To the right of that, we see where the glyphs came from, a chart showing the glyphs used for base 432.
432 is the least common denominator of 12, 16, and 27, and may prove to be a useful base system for converting between bases 12, 16, and 27.
432 / 12 = 36. If we start at zero in base 432, we can jump in steps of 36 to acquire the 12 glyphs that can be used to represent base 12. (see the first column in red).
The glyphs are flipped horizontally and the arch that holds the glyph together is pinched to form a corner in the upper right. This is done to differentiate it from Tricubinqurdric.
432 / 16 = 27. If we start at zero in base 432, we can jump in steps of 27 to acquire the 16 glyphs that can be used to represent base 16. (see the second column in green).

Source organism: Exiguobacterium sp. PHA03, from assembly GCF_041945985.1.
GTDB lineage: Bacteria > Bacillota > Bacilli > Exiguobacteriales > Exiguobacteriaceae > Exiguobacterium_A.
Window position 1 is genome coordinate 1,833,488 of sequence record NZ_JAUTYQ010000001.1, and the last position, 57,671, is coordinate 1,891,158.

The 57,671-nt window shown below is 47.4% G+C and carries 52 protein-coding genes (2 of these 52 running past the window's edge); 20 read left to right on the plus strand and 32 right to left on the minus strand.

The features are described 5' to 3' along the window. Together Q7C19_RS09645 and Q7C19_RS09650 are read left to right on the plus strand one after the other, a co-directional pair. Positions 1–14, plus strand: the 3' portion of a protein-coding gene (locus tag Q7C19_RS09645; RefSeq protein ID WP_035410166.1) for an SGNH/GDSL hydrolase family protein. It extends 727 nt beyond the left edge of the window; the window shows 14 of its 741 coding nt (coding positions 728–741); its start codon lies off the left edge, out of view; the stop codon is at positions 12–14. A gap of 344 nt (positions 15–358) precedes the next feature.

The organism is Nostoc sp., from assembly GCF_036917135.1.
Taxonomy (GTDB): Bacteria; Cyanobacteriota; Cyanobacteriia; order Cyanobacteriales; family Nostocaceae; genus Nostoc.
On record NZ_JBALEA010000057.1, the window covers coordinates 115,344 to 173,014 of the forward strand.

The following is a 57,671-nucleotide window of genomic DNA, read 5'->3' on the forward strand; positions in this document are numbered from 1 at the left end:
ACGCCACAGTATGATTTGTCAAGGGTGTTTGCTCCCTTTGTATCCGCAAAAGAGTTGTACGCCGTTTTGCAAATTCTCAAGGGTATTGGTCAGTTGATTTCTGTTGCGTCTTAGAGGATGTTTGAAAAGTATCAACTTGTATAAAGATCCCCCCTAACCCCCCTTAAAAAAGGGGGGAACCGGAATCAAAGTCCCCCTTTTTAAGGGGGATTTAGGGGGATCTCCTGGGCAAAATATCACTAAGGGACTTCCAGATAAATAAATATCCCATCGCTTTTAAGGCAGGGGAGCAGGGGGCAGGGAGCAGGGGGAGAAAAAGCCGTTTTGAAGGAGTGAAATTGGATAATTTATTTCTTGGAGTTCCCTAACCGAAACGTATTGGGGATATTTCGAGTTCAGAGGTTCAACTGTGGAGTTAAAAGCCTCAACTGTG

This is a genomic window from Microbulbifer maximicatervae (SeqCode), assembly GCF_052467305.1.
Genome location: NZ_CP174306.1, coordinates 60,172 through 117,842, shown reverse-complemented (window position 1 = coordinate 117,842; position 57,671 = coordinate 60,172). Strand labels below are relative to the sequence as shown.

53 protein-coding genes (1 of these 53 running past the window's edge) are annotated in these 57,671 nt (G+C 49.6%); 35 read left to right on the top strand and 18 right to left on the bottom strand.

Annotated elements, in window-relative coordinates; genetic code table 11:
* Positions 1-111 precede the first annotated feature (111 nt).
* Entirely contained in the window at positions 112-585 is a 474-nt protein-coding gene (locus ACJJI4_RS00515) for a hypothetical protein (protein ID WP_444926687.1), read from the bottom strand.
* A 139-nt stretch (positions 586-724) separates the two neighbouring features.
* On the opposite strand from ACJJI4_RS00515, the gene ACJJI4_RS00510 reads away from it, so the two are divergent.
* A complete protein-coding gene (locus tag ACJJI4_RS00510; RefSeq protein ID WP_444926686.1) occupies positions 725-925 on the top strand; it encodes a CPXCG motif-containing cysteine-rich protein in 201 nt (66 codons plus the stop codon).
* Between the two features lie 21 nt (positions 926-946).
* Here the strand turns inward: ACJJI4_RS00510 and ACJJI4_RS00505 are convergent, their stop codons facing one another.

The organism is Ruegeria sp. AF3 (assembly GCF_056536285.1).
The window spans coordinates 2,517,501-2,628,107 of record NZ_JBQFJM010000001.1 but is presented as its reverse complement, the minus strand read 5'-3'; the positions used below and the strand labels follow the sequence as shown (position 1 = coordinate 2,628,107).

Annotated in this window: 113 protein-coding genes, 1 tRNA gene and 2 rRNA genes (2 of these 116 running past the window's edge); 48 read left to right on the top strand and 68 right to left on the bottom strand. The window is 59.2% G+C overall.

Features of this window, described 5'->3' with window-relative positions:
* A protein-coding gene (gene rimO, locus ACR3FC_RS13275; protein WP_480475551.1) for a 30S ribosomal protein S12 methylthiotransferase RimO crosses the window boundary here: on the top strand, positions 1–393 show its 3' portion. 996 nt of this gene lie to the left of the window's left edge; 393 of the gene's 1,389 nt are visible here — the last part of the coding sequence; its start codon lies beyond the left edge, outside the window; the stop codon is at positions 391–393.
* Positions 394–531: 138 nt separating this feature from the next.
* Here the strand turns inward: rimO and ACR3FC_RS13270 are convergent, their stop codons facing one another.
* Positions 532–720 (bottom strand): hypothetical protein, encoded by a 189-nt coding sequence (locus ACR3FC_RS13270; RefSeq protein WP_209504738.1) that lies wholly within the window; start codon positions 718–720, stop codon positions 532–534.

Again, the glyphs are flipped, but in this system we will pinch the arch at the lower right side.
432 / 27 = 16. If we start at zero in base 432, we can jump in steps of 16 to acquire the 27 glyphs that can be used to represent base 27. (see the third column in blue). The glyph is flipped. No alterations are made to the arch.
The beauty of this system is that any number in these three bases can be flipped into base 432. This could lead to easier conversion and interaction between all four systems.
One downfall of this system is it’s complexity. The number one in base 16 uses six lines to represent itself. This seems ridiculous to me, but it leaves me thinking, are there simpler designs that can incorporate the same mechanics?